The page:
During the 6th and 7th week stage, mold will normally have spread throughout the poop. This mold is usually not that dangerous to humans and animals.

However, there are types of mold that are more harmful than others.

For example, some molds will cause allergic reactions, whilst other molds will have a detrimental effect on the respiratory system.

Therefore, it is a good idea to pick up any poop that might be lying in your yard before it gets to this stage.

Weeks 7 to 8

In the 7th and 8th week stage, the dog poop will begin to break down properly. It will have shrunk in size, and any grass on which it was lying would have probably stopped growing. This is because light cannot pass through poop due to its density, and this in turn stops plants from getting the light they need to survive.

Week 9

Finally, in the 9th-week stage, most traces of the poop will have fully decomposed.

However, despite this, there could still be traces of harmful bacteria lingering on the ground. Unfortunately, these bacteria can still have the potential to harm wildlife.

Handy Hint: If you are worried about how many times a day your puppy is pooping, don’t be! They will poop a lot during 24 hours!

How to dispose of dog poop correctly

There are several ways you can dispose of your dog poop safely so that it does not affect the environment.

Firstly, you can use biodegradable doggie bags.

These bags can fully break down if disposed of correctly. However, it is important to choose the right company as some biodegradable doggie bags are of better quality than others. In fact, some are not fully biodegradable at all but are falsely advertised as being so.

Another option is to choose corn starch doggie bags from a reputable company, as they are vegetable-based and are 100% biodegradable.

Unfortunately, these types of doggie bags are more expensive than others but are worth every penny because they are better for the environment overall.

Some dog owners dispose of their dog’s poop by burying or composting it, however, there are many right and wrong ways to go about doing this.

Firstly, you cannot use a normal compost bin, and instead, you should use a separate composting system that contains nitrogen and carbon-rich materials. This system will dispose of the poop more safely and effectively compared to a normal compost heap.

Likewise, you could purchase a canine waste disposal unit, many of which can be found online. These effectively work like septic tanks and can be buried anywhere on your property.

You can then simply dispose of your dog’s poop by shoveling it into the system and occasionally adding water and a digester.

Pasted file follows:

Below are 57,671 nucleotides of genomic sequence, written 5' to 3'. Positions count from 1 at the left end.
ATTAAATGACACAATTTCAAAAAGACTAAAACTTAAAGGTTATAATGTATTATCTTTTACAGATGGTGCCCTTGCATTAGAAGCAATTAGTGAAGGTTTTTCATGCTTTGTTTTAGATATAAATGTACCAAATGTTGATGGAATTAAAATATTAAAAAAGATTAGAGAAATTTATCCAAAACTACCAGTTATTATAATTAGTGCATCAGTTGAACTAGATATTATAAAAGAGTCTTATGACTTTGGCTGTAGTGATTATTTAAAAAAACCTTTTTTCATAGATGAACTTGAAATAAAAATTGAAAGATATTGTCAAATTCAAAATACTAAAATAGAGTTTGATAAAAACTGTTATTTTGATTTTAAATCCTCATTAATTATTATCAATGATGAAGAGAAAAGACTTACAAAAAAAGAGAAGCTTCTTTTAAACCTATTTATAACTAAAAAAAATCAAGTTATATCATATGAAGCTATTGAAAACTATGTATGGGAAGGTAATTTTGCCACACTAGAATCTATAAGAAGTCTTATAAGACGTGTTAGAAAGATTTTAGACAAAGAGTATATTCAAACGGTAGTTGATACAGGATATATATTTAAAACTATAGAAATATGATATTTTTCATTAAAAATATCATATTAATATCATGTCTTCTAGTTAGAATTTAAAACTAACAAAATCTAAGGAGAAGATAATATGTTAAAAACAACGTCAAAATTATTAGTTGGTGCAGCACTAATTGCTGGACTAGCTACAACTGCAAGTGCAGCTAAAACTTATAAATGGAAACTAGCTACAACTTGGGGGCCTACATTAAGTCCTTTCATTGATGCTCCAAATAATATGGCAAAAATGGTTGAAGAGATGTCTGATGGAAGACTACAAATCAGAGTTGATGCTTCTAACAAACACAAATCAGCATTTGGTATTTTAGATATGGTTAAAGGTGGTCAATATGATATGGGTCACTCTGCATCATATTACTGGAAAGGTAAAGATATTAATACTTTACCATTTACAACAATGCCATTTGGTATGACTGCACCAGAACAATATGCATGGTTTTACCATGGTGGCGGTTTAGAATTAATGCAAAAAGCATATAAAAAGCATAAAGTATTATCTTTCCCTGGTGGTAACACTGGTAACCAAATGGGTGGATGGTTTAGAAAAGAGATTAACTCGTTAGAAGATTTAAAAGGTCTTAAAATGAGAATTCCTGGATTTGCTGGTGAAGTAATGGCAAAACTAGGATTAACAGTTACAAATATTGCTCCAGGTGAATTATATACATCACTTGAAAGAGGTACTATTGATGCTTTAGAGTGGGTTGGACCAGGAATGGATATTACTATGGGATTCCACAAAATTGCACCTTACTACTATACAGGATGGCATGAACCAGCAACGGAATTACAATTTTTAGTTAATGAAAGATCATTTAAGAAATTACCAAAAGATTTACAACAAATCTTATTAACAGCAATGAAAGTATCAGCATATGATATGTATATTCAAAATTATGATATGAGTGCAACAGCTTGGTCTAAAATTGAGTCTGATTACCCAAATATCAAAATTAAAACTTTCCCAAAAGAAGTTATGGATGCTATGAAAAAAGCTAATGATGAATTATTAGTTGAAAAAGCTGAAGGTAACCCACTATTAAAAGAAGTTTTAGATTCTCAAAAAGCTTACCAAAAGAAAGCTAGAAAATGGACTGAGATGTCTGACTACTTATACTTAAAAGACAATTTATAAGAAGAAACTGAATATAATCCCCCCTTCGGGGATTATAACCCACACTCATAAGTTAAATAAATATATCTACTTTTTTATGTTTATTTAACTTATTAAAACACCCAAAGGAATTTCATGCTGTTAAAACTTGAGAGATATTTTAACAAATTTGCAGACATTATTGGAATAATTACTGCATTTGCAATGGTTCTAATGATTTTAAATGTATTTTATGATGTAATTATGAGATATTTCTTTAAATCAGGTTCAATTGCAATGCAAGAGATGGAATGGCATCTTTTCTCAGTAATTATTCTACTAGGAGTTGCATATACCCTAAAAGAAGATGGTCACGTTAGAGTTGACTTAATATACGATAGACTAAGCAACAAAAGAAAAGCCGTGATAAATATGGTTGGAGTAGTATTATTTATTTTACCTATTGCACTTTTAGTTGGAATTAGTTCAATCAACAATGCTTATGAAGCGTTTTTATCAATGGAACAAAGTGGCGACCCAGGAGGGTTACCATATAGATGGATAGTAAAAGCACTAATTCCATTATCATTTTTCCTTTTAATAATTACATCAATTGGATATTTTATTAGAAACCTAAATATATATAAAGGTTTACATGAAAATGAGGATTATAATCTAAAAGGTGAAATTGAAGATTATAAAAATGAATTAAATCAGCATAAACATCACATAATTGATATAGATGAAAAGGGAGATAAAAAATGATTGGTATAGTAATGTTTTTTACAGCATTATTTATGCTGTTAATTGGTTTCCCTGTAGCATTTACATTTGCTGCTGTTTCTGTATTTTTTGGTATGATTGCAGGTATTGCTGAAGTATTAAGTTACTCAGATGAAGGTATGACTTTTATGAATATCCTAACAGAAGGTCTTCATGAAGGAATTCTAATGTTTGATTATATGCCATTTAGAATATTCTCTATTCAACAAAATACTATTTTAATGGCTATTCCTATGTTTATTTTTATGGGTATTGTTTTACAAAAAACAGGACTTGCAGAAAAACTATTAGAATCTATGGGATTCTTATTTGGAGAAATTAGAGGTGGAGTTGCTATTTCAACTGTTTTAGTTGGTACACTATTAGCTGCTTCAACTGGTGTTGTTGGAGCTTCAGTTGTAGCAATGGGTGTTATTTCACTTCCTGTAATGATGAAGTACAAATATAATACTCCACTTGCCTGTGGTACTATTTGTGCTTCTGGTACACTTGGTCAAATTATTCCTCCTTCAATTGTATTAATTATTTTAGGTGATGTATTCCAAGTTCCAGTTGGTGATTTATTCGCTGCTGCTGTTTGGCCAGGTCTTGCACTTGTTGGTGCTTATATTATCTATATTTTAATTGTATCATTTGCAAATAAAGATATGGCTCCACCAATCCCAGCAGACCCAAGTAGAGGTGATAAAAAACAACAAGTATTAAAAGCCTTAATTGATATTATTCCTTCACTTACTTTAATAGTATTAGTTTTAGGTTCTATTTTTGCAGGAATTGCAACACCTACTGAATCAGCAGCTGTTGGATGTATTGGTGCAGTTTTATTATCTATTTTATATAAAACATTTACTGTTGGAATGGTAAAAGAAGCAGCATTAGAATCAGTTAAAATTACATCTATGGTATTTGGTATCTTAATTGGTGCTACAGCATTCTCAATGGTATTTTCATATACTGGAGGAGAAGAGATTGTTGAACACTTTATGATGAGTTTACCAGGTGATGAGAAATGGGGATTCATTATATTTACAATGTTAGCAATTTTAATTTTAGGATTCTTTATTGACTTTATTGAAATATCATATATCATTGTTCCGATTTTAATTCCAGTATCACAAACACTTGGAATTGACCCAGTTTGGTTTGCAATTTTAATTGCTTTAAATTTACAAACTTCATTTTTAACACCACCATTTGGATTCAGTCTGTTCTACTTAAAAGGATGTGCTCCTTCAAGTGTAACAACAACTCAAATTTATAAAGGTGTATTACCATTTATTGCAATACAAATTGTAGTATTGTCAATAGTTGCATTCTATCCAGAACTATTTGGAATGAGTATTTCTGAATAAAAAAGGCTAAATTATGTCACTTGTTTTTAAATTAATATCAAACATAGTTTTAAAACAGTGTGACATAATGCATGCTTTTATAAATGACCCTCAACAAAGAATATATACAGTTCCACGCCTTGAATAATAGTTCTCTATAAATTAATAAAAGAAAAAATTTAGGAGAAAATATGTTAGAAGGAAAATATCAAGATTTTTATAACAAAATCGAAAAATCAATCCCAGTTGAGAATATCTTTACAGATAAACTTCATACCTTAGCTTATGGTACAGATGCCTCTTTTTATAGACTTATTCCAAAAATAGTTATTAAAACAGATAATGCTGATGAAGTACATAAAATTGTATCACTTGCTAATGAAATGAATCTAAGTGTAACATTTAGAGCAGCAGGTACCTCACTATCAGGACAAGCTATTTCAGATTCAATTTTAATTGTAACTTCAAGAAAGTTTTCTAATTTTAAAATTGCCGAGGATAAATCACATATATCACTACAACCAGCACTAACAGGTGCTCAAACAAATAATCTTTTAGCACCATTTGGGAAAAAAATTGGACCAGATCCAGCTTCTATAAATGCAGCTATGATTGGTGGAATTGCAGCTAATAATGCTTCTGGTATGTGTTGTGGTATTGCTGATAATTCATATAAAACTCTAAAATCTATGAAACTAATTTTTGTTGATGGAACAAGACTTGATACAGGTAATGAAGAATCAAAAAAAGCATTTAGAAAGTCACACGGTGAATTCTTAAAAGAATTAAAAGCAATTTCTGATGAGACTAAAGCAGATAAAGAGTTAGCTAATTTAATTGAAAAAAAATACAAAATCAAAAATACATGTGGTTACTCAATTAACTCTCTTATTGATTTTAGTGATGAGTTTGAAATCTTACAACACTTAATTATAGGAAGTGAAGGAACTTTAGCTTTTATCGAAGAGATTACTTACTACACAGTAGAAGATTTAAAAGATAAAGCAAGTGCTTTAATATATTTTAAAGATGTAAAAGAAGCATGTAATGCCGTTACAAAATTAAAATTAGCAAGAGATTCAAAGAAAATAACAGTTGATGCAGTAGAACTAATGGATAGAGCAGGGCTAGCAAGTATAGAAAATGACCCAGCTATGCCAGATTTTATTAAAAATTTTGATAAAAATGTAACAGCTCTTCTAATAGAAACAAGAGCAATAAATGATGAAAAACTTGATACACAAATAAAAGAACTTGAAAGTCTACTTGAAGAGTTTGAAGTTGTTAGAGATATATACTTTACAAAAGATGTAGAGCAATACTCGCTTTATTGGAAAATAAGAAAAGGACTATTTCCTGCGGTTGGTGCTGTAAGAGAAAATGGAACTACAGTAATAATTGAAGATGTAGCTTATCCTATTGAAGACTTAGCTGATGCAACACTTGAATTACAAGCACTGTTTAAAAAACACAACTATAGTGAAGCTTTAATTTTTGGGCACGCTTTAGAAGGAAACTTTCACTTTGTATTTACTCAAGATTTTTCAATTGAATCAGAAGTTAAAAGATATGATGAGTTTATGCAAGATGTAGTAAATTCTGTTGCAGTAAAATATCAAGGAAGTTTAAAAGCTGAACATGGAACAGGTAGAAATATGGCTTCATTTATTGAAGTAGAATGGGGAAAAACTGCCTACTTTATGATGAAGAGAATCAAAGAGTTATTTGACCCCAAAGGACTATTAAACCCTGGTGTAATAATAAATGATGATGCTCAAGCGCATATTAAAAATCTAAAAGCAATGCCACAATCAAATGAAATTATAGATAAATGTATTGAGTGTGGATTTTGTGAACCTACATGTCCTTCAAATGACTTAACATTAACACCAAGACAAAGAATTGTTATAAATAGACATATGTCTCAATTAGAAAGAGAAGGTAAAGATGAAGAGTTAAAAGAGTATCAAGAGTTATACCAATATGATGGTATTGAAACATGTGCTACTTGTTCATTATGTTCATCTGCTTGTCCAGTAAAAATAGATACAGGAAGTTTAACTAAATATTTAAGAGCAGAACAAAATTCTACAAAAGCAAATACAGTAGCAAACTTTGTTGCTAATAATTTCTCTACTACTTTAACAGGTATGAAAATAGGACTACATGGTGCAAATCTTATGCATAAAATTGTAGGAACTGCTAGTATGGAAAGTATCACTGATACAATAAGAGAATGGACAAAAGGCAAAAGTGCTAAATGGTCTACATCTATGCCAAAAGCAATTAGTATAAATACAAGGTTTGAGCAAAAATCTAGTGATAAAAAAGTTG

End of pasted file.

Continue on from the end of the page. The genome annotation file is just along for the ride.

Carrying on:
This then breaks down the poop into an easily disposable liquid that dissolves into the ground.

However, if you prefer, with a little bit of DIY savvy, you could build one yourself. You will find many guides online that will show you how to do this.

Next, we have the burying method which involves you digging a hole in your yard. To do this the hole needs to be dug at least 6 inches deep so that the poop cannot be dug up by your dog or any other animals.

If done correctly, this eliminates any chance of germs being spread around your yard. This method is somewhat controversial, however, as many owners are not keen on having a bunch of holes dug in their yards.

By far the most environmentally friendly option of disposing of your dog poop is flushing it down the toilet. To do this you should use a scoop to pick up your dog poop, whether it is old or fresh, and then dispose of it by dropping and flushing it down the toilet.

However, it should be noted that the poop should never be bagged as this could cause a blockage and is extremely bad for the environment.

You should also make sure to ask your local sewage center or relevant authority whether flushing dog poop is a viable option, as some recommend against doing this.

Lastly, there are water-soluble doggie bags designed to dissolve when placed in water.  These bags are made specifically for flushing and have less chance of ending up in landfills.

However, if this does happen, they will break down very quickly when compared to other types of doggie poop bags.

Important Tip: If you ever see white specks in your dog’s poop that are not moving, you need to know what this could be.


The bottom line is; it can take some time for dog poop to break down and biodegrade. That’s why it’s never a good idea to simply leave it. It needs to be cleaned up, no matter where your dog poops.

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This isn’t the first time I’ve blogged about dog poop!

Marc Aaron

I write about the things we've learned about owning dogs, the adventures we have, and any advice and tips we've picked up along the way.